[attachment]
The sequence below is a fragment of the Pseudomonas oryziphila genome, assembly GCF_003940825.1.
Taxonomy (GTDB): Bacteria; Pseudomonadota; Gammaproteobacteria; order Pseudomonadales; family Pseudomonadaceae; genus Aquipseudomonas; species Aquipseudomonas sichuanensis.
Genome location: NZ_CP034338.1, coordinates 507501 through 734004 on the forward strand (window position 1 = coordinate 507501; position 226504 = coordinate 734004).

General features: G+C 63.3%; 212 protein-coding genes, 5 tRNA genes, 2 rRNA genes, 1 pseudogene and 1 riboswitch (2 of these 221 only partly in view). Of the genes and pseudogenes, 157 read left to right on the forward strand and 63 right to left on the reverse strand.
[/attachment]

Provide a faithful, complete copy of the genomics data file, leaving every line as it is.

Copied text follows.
The sequence below is a fragment of the Pseudomonas oryziphila genome, assembly GCF_003940825.1.
Taxonomy (GTDB): Bacteria; Pseudomonadota; Gammaproteobacteria; order Pseudomonadales; family Pseudomonadaceae; genus Aquipseudomonas; species Aquipseudomonas sichuanensis.
Genome location: NZ_CP034338.1, coordinates 507501 through 734004 on the forward strand (window position 1 = coordinate 507501; position 226504 = coordinate 734004).

General features: G+C 63.3%; 212 protein-coding genes, 5 tRNA genes, 2 rRNA genes, 1 pseudogene and 1 riboswitch (2 of these 221 only partly in view). Of the genes and pseudogenes, 157 read left to right on the forward strand and 63 right to left on the reverse strand.